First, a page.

labor Graduate Workers at Mizzou Stage Work-In for Union Recognition
Graduate workers at the Missouri University (MU) on February 24 occupied the university's administration building to press their demand that they be recognized as university employees with collective bargaining rights.
Dozens of graduate workers, who belong to the Coalition of Graduate Workers (CGW), filed into MU's Jesse Hall, occupied public space in the building, and began performing the duties that MU pays them to do.
They called their action a work-in.
"The work of graduate employees tends to happen out of the public eye," said CGW co-chair Eric Scott to the Kansas City Star. "Today, we are bringing our labor out into the open."
CGW has been trying to organize a union for MU's 2700 graduate students, who teach classes, conduct research, and assist tenured faculty.
The union drive recently ran into an obstacle. The University of Missouri System's vice president for human resources said that graduate workers would not be recognized as university employees without legal action requiring MU to do so.
During the work-in graduate workers taught classes, graded papers, tutored students, and performed other tasks that are part of their daily routine.
"We want to make our labor visible and to remind the (MU System's governing board) that we aren't going anywhere, and certainly not silently," reads a posting announcing the work-in on CGW's Facebook page.
The union organizing began when the school's fall semester began. In August MU's administration announced that graduate workers would no longer receive a stipend for health care coverage.
The news came as a shock to graduate workers as they prepared for the start of the new school year.
The shock turned to anger, and some graduate workers formed a group called the Forum for Graduate Rights (FGR), which began organizing to fight back against the health care cut.
FGR also developed a list of demands to address other problems that graduate workers were facing.
Graduate workers wanted a living wage, not the poverty wage that most are receiving, full health care coverage paid by MU, on-campus child care, affordable housing, a supplemental fees waiver, and immediate action to relieve the burden on international graduate students caused by the decision to eliminate the health care benefit.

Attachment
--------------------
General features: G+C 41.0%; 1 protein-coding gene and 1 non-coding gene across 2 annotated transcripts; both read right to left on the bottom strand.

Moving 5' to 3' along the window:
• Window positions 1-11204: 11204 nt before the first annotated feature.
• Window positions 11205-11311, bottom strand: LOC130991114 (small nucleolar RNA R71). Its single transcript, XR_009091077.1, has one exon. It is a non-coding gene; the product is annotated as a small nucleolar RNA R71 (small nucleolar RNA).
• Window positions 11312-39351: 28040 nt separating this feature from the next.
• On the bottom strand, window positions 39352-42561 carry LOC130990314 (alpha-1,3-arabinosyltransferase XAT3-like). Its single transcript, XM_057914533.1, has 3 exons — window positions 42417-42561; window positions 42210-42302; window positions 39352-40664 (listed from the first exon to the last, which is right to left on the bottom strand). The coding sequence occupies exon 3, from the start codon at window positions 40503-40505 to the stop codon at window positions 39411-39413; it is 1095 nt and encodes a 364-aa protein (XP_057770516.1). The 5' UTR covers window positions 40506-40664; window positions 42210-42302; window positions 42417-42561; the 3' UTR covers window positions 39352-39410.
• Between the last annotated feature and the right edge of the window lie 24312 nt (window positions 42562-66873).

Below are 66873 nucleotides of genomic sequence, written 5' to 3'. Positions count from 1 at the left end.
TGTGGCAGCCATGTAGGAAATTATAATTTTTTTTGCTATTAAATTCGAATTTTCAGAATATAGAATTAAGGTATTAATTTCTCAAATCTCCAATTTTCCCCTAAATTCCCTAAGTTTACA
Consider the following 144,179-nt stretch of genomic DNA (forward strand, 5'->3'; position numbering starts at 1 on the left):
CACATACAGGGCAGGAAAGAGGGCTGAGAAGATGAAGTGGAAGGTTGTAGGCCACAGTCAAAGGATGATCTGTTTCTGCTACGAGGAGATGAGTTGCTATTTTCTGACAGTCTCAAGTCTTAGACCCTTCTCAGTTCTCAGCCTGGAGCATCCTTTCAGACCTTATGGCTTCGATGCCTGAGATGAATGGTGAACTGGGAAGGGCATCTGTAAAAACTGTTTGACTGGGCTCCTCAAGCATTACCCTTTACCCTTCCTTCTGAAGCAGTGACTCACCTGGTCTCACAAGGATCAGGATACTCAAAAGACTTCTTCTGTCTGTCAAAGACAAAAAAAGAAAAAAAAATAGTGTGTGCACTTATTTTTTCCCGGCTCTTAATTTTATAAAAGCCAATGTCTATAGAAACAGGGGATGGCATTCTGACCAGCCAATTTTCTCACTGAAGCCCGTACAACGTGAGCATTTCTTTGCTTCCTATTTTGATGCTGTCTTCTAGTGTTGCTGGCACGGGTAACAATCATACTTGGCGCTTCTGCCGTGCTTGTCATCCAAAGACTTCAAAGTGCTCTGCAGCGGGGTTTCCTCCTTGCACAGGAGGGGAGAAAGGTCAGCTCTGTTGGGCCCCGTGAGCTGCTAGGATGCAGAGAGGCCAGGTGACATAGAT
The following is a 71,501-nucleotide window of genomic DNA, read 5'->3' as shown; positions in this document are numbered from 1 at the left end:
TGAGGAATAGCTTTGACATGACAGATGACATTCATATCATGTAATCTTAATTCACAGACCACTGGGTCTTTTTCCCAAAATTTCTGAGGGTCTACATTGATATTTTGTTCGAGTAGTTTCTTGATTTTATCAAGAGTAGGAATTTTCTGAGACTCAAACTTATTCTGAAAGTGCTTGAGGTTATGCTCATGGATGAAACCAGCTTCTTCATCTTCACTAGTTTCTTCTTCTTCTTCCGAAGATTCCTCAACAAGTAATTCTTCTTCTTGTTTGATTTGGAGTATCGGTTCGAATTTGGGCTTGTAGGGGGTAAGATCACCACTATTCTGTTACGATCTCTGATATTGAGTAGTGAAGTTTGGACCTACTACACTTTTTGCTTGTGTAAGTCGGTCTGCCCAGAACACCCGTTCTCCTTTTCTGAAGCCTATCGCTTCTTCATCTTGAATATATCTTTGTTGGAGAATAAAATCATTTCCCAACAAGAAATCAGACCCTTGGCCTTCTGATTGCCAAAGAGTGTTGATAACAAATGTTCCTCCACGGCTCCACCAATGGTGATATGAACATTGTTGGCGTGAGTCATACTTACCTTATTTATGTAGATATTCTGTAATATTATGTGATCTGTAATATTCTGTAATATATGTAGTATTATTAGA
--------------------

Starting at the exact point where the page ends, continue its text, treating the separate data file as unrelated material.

When the administration did not respond to the demands, graduate workers staged a one-day walk out to protest the universities inaction.
Over the course of time, FGR's advocacy resulted in some victories. For one thing, MU backed down on its decision to eliminate health care stipends. It has also been looking for ways to address other graduate worker demands.
But, it became clear to some members of FGR that it wouldn't be enough only to advocate for progress; they needed power to get the university to work with them as equal partners to address the problems that graduate workers had identified-they needed a union.
Without an enforceable collective bargaining agreement there is no guarantee that the administration will carry through with its promise, said Connor Lewis, co-chair of CGW to the Maneater, MU's student newspaper.
In October, CGW, a committee of FGR, began holding information sessions on union organizing and collecting signatures on union representation cards.
Despite the System's decision not to recognize graduate workers as university employees, CGW has continued its union organizing drive.
Sarah Senff, who coordinated the work-in for CGW, told the student newspaper that CGW had begun legal proceedings seeking to get graduate workers recognized as employees.
"The University of Missouri System has chosen to take the hard route, and we are willing to do it that way," said Senff to the Maneater. "We want to be able to enact our constitutional rights. A collectively bargained contract is the only thing that will make us feel secure in our position at the university."
Lewis told the Kansas City Star that whether MU or the System recognize graduate workers, CGW plans to conduct a union recognition election by the end of the school year.
"We are going to continue trying to organize," said Lewis. "We are going to take a vote to form a union regardless of whether the university agrees to participate in the process or not."